Whether you like yours spilling out of a bacon sandwich, served alongside a bowl of chips or drizzled over a hotdog, tomato ketchup remains one of the UK's favourite sauces. But should you stick with Heinz or try something new?
Many people turn to the big brand for its recognisable sweet and savoury tang, and results from our taste tests reveal why.
Our panel of more than 100 ketchup-lovers blind-tasted tomato sauce from Heinz, as well as nine own-labels, including Sainsbury's, Tesco, Aldi, Lidl and more.
Heinz triumphed, taking the top spot in our taste test - but it's also by far the most expensive.
And while our supermarket sauces didn't quite match the flavour of our branded Best Buy, some of the cheaper own labels still came exceptionally close.
Keep scrolling to find out which supermarket ketchups proved worthy competitors. Plus, we reveal the great value own-brand sauce to look out for.
These are the top scorers from our ketchup taste test.
£2.30 for 460g (50p per 100g)
Heinz proved it's the leading ketchup brand for a reason after it excelled in our tests, scoring top across the board and earning a Best Buy.
Tasters were particularly satisfied with the balance of sweetness in this ketchup, as well as the strength of its flavour, scoring it five stars for both.
Heinz ketchup was the most expensive though. In fact, it costs nearly three times more than the average bottle of ketchup in our test per 100g - but it does at least deliver the goods, and it's worth keeping an eye out for offers if you're keen to get the king of ketchup for less.
70p for 470g (15p per 100g)
Waitrose wasn't far behind the leader in our taste tests, with its Essential tomato ketchup taking second place and securing Best Buy status.
Much like Heinz, Waitrose fared very well in most categories. Most notably, the panel thought the sweetness was spot on, with one taster describing it as having just the 'right combination of sweet and tangy'.
And even though this ketchup was rated very slightly lower than Heinz, at 15p per 100g it's more than three times cheaper. So, if you want top tomato taste for less, you're better off opting for Waitrose ketchup instead.
These cheap and cheerful supermarket tomato ketchups narrowly missed the top spots, coming in joint third place.
60p for 460g (13p per 100g)
Sainsbury's own-brand ketchup is our best-value pick. It's one of the cheapest we tested and is £1.70 less per bottle than the Heinz winning sauce.
It proved itself to be a strong contender for taste too, scoring a clean sweep of four-star ratings in every category and coming in joint third place overall.
Tasters were particularly satisfied with the colour of this sauce, with three quarters rating it as just right.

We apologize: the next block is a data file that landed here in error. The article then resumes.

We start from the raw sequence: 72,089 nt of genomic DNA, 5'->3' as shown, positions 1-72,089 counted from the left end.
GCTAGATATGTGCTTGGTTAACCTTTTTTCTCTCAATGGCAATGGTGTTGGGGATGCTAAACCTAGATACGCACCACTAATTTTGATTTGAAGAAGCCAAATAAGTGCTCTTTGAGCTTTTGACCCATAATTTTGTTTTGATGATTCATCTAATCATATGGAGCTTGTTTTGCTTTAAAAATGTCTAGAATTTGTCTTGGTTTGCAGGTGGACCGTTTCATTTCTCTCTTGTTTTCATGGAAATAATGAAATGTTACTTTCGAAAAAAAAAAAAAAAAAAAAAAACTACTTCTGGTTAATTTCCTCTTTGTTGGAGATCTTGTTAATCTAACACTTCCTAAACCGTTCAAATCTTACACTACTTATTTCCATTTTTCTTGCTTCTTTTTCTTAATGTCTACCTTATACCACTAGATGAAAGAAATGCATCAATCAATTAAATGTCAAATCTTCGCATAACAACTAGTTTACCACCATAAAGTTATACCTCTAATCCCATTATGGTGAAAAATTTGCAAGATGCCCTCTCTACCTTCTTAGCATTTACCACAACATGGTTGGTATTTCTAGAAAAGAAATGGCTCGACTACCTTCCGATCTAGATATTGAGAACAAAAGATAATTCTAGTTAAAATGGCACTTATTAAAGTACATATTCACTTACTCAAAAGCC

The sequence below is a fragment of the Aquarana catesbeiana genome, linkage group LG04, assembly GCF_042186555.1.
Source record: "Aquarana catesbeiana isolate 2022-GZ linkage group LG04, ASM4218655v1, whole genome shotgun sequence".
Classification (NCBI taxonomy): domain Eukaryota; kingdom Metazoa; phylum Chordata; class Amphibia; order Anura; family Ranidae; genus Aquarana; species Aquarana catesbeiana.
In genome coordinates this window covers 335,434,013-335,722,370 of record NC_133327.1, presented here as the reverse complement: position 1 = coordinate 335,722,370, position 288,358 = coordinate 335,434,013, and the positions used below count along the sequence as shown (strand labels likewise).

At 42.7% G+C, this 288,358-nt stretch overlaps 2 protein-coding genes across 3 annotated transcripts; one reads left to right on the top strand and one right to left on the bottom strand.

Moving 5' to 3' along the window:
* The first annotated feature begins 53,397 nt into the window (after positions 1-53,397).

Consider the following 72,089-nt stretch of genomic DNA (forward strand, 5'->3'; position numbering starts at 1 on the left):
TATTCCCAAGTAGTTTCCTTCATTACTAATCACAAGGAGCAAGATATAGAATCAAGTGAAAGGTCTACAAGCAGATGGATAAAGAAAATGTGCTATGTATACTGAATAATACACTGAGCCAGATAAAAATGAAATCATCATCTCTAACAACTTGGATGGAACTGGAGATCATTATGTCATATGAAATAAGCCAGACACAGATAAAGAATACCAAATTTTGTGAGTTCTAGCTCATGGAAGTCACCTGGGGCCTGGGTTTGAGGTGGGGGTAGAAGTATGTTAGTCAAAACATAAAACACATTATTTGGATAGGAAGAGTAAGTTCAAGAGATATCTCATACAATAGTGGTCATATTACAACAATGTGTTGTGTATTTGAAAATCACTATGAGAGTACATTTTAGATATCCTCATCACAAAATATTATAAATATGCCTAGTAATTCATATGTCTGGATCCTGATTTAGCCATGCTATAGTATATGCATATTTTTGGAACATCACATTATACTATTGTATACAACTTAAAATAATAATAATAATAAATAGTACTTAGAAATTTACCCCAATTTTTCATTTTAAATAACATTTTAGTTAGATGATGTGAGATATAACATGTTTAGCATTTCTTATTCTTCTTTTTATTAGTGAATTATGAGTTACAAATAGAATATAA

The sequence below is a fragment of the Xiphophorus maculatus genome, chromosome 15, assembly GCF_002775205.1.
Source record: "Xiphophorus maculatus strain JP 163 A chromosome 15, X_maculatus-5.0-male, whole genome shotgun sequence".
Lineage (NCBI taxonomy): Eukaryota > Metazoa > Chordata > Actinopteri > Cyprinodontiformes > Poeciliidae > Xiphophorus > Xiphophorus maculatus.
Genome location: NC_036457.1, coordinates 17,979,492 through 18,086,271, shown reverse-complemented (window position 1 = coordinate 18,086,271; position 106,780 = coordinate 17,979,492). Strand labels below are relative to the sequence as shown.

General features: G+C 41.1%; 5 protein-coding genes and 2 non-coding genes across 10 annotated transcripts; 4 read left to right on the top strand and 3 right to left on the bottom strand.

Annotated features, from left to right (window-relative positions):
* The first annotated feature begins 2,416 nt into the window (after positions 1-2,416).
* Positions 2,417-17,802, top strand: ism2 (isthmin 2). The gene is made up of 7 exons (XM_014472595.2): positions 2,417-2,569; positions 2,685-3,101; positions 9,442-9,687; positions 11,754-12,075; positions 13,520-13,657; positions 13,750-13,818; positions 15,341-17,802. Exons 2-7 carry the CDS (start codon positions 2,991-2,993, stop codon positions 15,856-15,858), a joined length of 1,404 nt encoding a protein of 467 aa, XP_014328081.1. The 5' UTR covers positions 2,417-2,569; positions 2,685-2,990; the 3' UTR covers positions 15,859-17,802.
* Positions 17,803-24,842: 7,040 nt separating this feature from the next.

80p for 450g (18p per 100g)
Morrisons ketchup scored well across the board, tying third place with Sainsbury's.
It scored better than all other ketchups for its colour, with an impressive 90% of our tasters rating its deep red hue as perfectly appetising.
It faltered slightly for taste though, with around half of our panel considering the tanginess to be a little off. Regardless, this own-label tomato ketchup is still a decent option for Morrisons shoppers.
Here's how the other tomato ketchup brands fared:
Tomato ketchup might make for a delicious low-fat dip, but if you're watching your sugar and salt intake it's worth watching how much you load onto your plate.
At 22.8g per 100g, Heinz is the only ketchup we tested that is classed as high in sugar based on the recommended dietary allowance (RDA) guidelines, so while it's tasty, it's one to watch your portion size with.
Aldi, Asda, Heinz and M&S ketchups were also classed as high in salt (more than 1.5g of salt per 100g).
However, there weren't significant differences between them all and none of the ketchups we tested were classed as low in salt and sugar, so not going overboard is probably your best bet. There are reduced salt and sugar versions available.
Heinz, Morrisons, Tesco and Waitrose ketchups are all vegan friendly, as are lots of other ketchups.
If you're not sure, we recommend checking the label before you buy.
Ketchup typically comes in plastic squeezy bottles so you can get the perfect dollop of sauce every time, but can they be recycled?
Most bottles we tested can be put in your household recycling bin. But the plastic cap might be a bit trickier: only some councils or supermarkets will accept this kind of packaging, so it's best to check beforehand.
Good news for Heinz fans: in mid-2021 Heinz announced it had succeeded in making its ketchup bottle caps 100% recyclable after eight years of research.
Thanks to this, the whole Heinz ketchup packaging (the bottle and the cap) is now completely recyclable as of 2022.
We asked a panel of 110 independent taste testers to blind-taste 10 different tomato ketchup brands in February 2022.
Reduced-sugar and reduced-salt varieties were not included in this testing.
Each ketchup brand was sampled using a McCain's chip (Straight Cut Home Chips), and rated in terms of appearance, aroma, flavour and texture. The participants also told us what they liked and didn't like about each ketchup.
Testers did not know which product they were sampling, as this was a blind test. The order they received the samples was also randomised.
*Prices correct as of 10 March 2022.